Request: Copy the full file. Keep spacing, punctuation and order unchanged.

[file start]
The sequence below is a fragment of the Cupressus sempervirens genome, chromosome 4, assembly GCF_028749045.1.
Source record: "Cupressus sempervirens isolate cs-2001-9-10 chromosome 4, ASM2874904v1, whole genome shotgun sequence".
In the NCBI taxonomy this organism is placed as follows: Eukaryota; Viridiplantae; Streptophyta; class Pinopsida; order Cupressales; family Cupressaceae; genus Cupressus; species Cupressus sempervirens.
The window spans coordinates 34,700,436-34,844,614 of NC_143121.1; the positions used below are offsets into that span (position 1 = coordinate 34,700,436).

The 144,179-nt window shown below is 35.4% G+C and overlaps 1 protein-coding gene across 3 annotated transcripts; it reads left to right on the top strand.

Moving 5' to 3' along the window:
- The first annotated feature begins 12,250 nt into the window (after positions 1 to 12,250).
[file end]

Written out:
The sequence below is a fragment of the Cupressus sempervirens genome, chromosome 4, assembly GCF_028749045.1.
Source record: "Cupressus sempervirens isolate cs-2001-9-10 chromosome 4, ASM2874904v1, whole genome shotgun sequence".
In the NCBI taxonomy this organism is placed as follows: Eukaryota; Viridiplantae; Streptophyta; class Pinopsida; order Cupressales; family Cupressaceae; genus Cupressus; species Cupressus sempervirens.
The window spans coordinates 34,700,436-34,844,614 of NC_143121.1; the positions used below are offsets into that span (position 1 = coordinate 34,700,436).

The 144,179-nt window shown below is 35.4% G+C and overlaps 1 protein-coding gene across 3 annotated transcripts; it reads left to right on the top strand.

Moving 5' to 3' along the window:
- The first annotated feature begins 12,250 nt into the window (after positions 1 to 12,250).